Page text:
So far, the Chinese government has issued safety certificates for production of eight GM plants, including cotton, rice, maize, tomatoes and sweet peppers. Cotton is the only plant allowed for commercial farming.
Contrary to this street protest, the Foundation of Biotechnology Awareness and Education (FBAE), a Bangalore-based non-profit organization started in 2001 to spread biotechnology awareness has been lobbying in favor of the Bill. FBAE asserted that Bt brinjal was safe for human consumption and requested the Prime Minister to intervene urgently to ensure that the moratorium on commercial production of Bt brinjal was immediately lifted.

The activists opposing the commercialization of Bt brinjal have asserted that Bt brinjal would seriously affect the use of brinjal in the Alternative and Complementary Systems of Medicine (ACSM) in India, through 'loss of synergy'. Reacting to the voices of protesters, FBAE came up with a special report on the Use of Brinjal in Alternative Systems of Medicine in India. Explaining the highlights of the report, Prof C Kameswara Rao, coordinator, FBAE said that contrary to what was being propagated, eggplant is not used in any Indian system of medicine and hence the claim that Bt brinjal would affect brinjal's use in Indian medicine was aimed at exploiting the lack of scientific awareness of the issue.

Scientists, who are in favor of commercialization of Bt brinjal are of the opinion that the moratorium on Bt brinjal was strongly influenced by those opposed to agricultural biotechnology than by credible, critical, and balanced scientific judgment of technologists and biosecurity experts on Bt Brinjal.

Says Dr T M Majunath, an eminent agricultural scientist and a former head of Monsanto's India research center, “Considering that the product efficacy, biosafety and environmental safety of Bt brinjal were evaluated for over seven years in India, as per international standards, involving over 200 scientists and more than a dozen public and private sector research institutions, Bt Brinjal should be commercially released without further delay.”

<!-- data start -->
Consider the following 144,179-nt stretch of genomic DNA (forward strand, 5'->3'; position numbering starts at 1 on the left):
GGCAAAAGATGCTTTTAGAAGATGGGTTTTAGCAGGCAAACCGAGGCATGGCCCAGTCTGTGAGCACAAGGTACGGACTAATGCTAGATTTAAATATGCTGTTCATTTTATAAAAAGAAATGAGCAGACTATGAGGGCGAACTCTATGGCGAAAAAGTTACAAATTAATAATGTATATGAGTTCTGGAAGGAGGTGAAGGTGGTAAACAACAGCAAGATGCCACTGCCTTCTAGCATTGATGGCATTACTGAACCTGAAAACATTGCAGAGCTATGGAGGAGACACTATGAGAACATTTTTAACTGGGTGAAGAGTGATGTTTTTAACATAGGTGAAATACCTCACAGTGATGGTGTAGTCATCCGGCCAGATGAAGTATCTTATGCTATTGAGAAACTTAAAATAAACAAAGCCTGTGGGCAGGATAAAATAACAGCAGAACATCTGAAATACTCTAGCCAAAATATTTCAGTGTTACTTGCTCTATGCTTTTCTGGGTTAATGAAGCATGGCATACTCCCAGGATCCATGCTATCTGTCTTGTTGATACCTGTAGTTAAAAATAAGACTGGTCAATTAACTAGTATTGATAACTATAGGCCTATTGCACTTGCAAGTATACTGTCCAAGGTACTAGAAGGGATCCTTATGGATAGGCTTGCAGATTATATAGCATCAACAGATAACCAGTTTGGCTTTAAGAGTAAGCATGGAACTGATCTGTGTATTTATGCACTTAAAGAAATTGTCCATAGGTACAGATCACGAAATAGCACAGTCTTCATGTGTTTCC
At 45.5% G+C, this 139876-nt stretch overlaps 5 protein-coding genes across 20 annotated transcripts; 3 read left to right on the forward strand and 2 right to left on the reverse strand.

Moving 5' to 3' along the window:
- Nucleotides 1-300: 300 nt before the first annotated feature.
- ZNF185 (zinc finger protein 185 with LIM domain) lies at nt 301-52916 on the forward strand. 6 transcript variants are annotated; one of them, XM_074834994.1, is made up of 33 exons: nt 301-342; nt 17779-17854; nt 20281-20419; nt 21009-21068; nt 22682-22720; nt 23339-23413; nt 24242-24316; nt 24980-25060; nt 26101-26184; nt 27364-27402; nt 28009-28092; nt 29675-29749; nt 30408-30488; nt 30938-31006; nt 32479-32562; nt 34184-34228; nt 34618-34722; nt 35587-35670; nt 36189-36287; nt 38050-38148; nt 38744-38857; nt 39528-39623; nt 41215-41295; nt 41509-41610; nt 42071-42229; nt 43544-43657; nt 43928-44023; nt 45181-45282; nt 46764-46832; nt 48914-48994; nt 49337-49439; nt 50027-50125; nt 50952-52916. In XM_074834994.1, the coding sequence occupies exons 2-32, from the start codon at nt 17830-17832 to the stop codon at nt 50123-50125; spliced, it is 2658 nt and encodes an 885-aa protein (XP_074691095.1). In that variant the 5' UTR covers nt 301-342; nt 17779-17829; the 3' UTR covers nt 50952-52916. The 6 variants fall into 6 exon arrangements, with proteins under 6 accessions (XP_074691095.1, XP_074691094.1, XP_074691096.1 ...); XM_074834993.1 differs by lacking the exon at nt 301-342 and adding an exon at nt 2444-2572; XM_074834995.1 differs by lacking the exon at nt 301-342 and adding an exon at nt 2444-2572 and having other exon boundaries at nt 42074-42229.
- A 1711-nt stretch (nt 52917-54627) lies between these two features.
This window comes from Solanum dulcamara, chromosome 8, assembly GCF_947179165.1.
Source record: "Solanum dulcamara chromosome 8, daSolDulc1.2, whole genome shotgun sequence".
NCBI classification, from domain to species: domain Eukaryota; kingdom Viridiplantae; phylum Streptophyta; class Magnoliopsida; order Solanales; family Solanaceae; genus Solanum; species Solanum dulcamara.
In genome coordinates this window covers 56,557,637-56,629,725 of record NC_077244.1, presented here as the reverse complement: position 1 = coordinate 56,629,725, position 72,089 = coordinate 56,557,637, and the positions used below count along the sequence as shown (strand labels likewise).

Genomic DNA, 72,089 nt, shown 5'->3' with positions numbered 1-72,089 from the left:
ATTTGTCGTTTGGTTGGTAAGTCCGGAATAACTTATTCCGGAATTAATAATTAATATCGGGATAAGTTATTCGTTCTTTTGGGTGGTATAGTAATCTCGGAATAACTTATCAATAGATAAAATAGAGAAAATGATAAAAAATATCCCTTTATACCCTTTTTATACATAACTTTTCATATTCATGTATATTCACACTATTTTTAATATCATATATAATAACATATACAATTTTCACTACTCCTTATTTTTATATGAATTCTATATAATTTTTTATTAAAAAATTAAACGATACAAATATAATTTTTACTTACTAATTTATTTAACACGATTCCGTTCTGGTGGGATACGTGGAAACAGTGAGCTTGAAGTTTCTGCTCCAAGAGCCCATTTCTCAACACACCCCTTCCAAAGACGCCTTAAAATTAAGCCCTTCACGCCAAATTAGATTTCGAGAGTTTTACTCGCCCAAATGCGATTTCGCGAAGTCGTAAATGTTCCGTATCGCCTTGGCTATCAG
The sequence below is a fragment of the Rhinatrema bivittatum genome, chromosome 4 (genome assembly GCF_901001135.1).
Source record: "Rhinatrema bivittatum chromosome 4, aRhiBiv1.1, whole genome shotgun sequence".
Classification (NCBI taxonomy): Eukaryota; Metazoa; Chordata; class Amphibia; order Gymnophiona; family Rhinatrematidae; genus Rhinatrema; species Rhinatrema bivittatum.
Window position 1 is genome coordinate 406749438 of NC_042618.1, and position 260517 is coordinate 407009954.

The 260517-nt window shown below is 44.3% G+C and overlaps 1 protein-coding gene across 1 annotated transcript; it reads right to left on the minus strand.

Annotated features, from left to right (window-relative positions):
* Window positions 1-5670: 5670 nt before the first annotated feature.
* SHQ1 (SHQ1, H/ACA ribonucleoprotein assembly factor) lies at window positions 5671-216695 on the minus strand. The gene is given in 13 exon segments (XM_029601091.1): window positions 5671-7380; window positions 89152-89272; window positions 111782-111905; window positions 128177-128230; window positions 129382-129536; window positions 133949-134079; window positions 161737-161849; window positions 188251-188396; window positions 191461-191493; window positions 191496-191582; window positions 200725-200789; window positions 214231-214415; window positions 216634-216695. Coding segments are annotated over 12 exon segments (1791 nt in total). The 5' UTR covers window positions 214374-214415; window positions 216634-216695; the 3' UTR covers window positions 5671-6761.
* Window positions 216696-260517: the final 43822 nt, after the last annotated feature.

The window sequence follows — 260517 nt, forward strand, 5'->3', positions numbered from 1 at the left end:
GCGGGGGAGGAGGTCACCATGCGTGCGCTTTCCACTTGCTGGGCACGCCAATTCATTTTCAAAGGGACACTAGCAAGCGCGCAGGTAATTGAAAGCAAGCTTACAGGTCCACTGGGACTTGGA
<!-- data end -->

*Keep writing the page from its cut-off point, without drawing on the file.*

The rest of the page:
Field trials in the Philippines
Mahyco, the Indian developer of a local Bt brinjal crop, donated the technology to public sector institutes in India, Bangladesh and the Philippines, in 2006, for incorporation in open-pollinated varieties of brinjal for the use of small resource-poor farmers. Sharing of knowledge and experience of the regulation process for Bt brinjal in India could greatly simplify and lighten the regulatory burden in Bangladesh and the Philippines by eliminating duplication of the significant effort already expended by India, thereby contributing to the important goal of harmonizing regulations between countries.

In Philippines, Bt eggplant field trials commenced in 2010 in seven sites despite massive protests by farmers and consumers. Of the seven selected trial sites, Davao City, Baybay in Leyte and Santa Barbara in Iloilo, have issued municipal resolutions banning the field trials. The field trials were also conducted in Davao city last October, but the plants were uprooted by the local government to uphold a resolution banning the trials. In June this year, the MindaNews reported that the North Cotabato provincial board has endorsed the field testing of the controversial Bacillus thuringiensis eggplant or Bt Talong without mentioning the date of commencement.
The adoption of Bt Brinjal is expected to help millions of farmers by reducing the use of synthetic insecticide up to 77 per cent and losses from the brinjal shoot and fruit borer (SFB), resulting in an increase in marketable yield and reduction of cost of production. There would be about 60 percent consumer benefit as well. A recent publication from India's National Centre for Agricultural Economics and Policy Research noted that Bt Brinjal adoption would add between 30,000 to 119,000 tons to the total production of brinjal, depending upon the extent of cultivation in different states. The absolute annual gain at the country level from Bt brinjal cultivation would be about $120 million at an adoption level of 15 percent, about $240 million at 30 percent and $485 million at 60 percent adoption levels.

GM supporters aver that over 25 years of research experience, and more than 15 years of commercial cultivation in about 30 countries have demonstrated that Bt crops are effective and safe for use. The benefits from Bt technology have been amply demonstrated in India by the commercial cultivation of Bt cotton since 2002, which lifted India to the position of second largest exporter of cotton. However, as the street protests indicate, it may not be easy for the Indian government, embattled by a series of corruption scandals, to push through the biotech legislation that easily.

- Narayan Kulkarni